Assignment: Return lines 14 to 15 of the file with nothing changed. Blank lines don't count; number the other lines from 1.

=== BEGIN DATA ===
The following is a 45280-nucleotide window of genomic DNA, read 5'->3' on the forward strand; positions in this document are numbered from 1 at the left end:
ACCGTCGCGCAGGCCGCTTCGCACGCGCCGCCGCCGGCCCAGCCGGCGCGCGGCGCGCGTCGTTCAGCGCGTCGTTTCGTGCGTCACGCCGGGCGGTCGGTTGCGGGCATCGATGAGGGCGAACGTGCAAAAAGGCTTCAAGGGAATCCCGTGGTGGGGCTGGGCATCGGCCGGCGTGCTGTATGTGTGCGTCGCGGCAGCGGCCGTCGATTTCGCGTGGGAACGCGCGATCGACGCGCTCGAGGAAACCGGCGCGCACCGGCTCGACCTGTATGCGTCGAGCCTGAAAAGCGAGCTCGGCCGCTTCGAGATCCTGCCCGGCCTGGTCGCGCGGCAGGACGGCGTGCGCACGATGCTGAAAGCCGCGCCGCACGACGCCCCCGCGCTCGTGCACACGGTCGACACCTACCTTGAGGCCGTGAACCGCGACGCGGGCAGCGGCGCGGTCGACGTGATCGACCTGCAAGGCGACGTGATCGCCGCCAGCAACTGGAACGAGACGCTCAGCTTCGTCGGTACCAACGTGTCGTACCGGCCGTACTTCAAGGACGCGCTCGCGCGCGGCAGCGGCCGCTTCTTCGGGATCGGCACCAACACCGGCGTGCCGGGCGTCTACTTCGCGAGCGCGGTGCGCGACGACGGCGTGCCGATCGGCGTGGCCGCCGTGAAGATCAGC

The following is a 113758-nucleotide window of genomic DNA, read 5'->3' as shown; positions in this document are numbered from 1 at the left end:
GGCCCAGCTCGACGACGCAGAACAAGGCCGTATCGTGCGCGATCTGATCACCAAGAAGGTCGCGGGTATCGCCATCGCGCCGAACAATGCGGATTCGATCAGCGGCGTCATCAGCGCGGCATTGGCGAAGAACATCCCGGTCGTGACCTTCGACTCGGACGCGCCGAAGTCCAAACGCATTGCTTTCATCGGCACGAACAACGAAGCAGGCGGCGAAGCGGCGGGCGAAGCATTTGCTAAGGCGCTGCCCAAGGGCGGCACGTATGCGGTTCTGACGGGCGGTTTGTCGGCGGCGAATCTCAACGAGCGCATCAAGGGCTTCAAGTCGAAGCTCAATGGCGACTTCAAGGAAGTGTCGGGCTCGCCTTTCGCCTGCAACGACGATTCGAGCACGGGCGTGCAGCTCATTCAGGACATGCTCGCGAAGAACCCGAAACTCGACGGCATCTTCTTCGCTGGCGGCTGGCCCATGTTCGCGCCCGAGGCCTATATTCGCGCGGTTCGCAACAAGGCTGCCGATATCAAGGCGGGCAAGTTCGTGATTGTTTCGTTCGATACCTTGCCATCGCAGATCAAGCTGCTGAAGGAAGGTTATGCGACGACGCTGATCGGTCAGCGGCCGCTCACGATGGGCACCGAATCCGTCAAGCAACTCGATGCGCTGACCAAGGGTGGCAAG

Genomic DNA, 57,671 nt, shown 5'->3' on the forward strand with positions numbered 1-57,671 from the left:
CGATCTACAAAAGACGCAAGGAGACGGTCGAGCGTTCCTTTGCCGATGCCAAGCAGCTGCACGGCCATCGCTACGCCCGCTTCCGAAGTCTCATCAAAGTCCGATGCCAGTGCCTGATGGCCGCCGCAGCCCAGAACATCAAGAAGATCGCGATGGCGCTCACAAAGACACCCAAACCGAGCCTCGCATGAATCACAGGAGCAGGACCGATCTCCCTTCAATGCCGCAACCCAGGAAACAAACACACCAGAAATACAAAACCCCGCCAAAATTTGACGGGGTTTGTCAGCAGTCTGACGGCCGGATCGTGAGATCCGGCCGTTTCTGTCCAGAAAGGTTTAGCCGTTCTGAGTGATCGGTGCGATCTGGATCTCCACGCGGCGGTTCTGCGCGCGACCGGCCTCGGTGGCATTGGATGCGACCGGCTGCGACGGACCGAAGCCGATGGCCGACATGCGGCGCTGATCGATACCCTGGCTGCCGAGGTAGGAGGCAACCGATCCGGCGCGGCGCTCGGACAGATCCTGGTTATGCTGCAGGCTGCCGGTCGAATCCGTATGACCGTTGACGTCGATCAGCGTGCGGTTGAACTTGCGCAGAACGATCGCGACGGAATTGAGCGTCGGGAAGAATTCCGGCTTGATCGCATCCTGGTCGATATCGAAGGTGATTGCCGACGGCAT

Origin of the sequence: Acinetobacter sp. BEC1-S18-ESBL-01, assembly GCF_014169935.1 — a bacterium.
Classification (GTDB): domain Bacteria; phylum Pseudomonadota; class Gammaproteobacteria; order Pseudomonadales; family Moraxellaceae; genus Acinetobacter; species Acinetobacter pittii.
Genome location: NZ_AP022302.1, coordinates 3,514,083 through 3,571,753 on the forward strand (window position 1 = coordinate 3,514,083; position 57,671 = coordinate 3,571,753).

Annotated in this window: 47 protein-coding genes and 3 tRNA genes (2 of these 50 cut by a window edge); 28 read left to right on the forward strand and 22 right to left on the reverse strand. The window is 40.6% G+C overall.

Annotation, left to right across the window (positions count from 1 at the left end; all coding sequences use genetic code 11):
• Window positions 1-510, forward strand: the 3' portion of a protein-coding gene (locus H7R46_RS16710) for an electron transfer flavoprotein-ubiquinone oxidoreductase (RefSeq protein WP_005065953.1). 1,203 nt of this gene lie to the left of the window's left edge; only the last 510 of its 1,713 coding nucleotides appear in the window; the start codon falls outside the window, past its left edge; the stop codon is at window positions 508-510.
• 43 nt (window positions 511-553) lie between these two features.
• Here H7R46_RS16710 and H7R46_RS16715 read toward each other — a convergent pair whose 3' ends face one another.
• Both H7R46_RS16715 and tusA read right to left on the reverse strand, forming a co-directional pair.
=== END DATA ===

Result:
• Here H7R46_RS16710 and H7R46_RS16715 read toward each other — a convergent pair whose 3' ends face one another.
• Both H7R46_RS16715 and tusA read right to left on the reverse strand, forming a co-directional pair.